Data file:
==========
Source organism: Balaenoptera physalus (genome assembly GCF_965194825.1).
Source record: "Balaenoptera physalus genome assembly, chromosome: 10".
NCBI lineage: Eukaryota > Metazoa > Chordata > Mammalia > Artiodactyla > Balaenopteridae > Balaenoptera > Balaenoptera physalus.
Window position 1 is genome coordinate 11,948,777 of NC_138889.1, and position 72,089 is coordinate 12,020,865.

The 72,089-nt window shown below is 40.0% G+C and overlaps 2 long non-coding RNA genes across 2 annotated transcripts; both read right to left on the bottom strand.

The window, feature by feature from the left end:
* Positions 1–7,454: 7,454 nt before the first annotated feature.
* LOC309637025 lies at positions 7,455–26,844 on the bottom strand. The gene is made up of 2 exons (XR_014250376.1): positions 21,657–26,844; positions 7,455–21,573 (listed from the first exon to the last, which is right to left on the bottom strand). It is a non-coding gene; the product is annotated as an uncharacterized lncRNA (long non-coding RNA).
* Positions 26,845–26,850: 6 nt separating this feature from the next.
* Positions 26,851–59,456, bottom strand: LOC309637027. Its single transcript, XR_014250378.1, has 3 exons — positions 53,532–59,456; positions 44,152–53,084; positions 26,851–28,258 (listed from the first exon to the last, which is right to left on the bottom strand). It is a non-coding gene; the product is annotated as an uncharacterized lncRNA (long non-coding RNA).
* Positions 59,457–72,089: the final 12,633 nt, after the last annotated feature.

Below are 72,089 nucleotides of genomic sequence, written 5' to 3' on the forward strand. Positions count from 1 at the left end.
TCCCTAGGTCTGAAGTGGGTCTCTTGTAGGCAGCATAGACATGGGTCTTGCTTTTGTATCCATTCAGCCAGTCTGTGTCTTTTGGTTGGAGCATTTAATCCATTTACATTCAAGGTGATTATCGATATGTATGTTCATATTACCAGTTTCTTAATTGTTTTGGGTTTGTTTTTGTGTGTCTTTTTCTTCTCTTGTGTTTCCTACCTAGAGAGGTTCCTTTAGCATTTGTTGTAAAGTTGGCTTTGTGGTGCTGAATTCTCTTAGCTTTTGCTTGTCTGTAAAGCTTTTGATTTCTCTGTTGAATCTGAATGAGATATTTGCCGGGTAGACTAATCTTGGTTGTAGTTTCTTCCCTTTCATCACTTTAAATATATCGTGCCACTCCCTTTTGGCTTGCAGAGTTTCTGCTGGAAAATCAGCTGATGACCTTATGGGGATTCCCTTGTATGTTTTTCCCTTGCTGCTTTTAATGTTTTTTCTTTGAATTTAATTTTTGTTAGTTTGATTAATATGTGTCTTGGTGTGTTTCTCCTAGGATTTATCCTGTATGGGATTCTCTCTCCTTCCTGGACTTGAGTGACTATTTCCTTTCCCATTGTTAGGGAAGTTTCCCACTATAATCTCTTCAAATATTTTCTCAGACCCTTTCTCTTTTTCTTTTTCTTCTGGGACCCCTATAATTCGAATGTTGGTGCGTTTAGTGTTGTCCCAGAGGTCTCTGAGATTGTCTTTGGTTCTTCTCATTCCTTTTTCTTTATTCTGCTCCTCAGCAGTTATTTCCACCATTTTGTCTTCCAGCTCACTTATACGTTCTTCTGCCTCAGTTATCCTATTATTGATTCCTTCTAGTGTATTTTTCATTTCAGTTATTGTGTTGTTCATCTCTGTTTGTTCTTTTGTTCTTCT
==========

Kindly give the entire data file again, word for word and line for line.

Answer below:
Source organism: Balaenoptera physalus (genome assembly GCF_965194825.1).
Source record: "Balaenoptera physalus genome assembly, chromosome: 10".
NCBI lineage: Eukaryota > Metazoa > Chordata > Mammalia > Artiodactyla > Balaenopteridae > Balaenoptera > Balaenoptera physalus.
Window position 1 is genome coordinate 11,948,777 of NC_138889.1, and position 72,089 is coordinate 12,020,865.

The 72,089-nt window shown below is 40.0% G+C and overlaps 2 long non-coding RNA genes across 2 annotated transcripts; both read right to left on the bottom strand.

The window, feature by feature from the left end:
* Positions 1–7,454: 7,454 nt before the first annotated feature.
* LOC309637025 lies at positions 7,455–26,844 on the bottom strand. The gene is made up of 2 exons (XR_014250376.1): positions 21,657–26,844; positions 7,455–21,573 (listed from the first exon to the last, which is right to left on the bottom strand). It is a non-coding gene; the product is annotated as an uncharacterized lncRNA (long non-coding RNA).
* Positions 26,845–26,850: 6 nt separating this feature from the next.
* Positions 26,851–59,456, bottom strand: LOC309637027. Its single transcript, XR_014250378.1, has 3 exons — positions 53,532–59,456; positions 44,152–53,084; positions 26,851–28,258 (listed from the first exon to the last, which is right to left on the bottom strand). It is a non-coding gene; the product is annotated as an uncharacterized lncRNA (long non-coding RNA).
* Positions 59,457–72,089: the final 12,633 nt, after the last annotated feature.

Below are 72,089 nucleotides of genomic sequence, written 5' to 3' on the forward strand. Positions count from 1 at the left end.
TCCCTAGGTCTGAAGTGGGTCTCTTGTAGGCAGCATAGACATGGGTCTTGCTTTTGTATCCATTCAGCCAGTCTGTGTCTTTTGGTTGGAGCATTTAATCCATTTACATTCAAGGTGATTATCGATATGTATGTTCATATTACCAGTTTCTTAATTGTTTTGGGTTTGTTTTTGTGTGTCTTTTTCTTCTCTTGTGTTTCCTACCTAGAGAGGTTCCTTTAGCATTTGTTGTAAAGTTGGCTTTGTGGTGCTGAATTCTCTTAGCTTTTGCTTGTCTGTAAAGCTTTTGATTTCTCTGTTGAATCTGAATGAGATATTTGCCGGGTAGACTAATCTTGGTTGTAGTTTCTTCCCTTTCATCACTTTAAATATATCGTGCCACTCCCTTTTGGCTTGCAGAGTTTCTGCTGGAAAATCAGCTGATGACCTTATGGGGATTCCCTTGTATGTTTTTCCCTTGCTGCTTTTAATGTTTTTTCTTTGAATTTAATTTTTGTTAGTTTGATTAATATGTGTCTTGGTGTGTTTCTCCTAGGATTTATCCTGTATGGGATTCTCTCTCCTTCCTGGACTTGAGTGACTATTTCCTTTCCCATTGTTAGGGAAGTTTCCCACTATAATCTCTTCAAATATTTTCTCAGACCCTTTCTCTTTTTCTTTTTCTTCTGGGACCCCTATAATTCGAATGTTGGTGCGTTTAGTGTTGTCCCAGAGGTCTCTGAGATTGTCTTTGGTTCTTCTCATTCCTTTTTCTTTATTCTGCTCCTCAGCAGTTATTTCCACCATTTTGTCTTCCAGCTCACTTATACGTTCTTCTGCCTCAGTTATCCTATTATTGATTCCTTCTAGTGTATTTTTCATTTCAGTTATTGTGTTGTTCATCTCTGTTTGTTCTTTTGTTCTTCT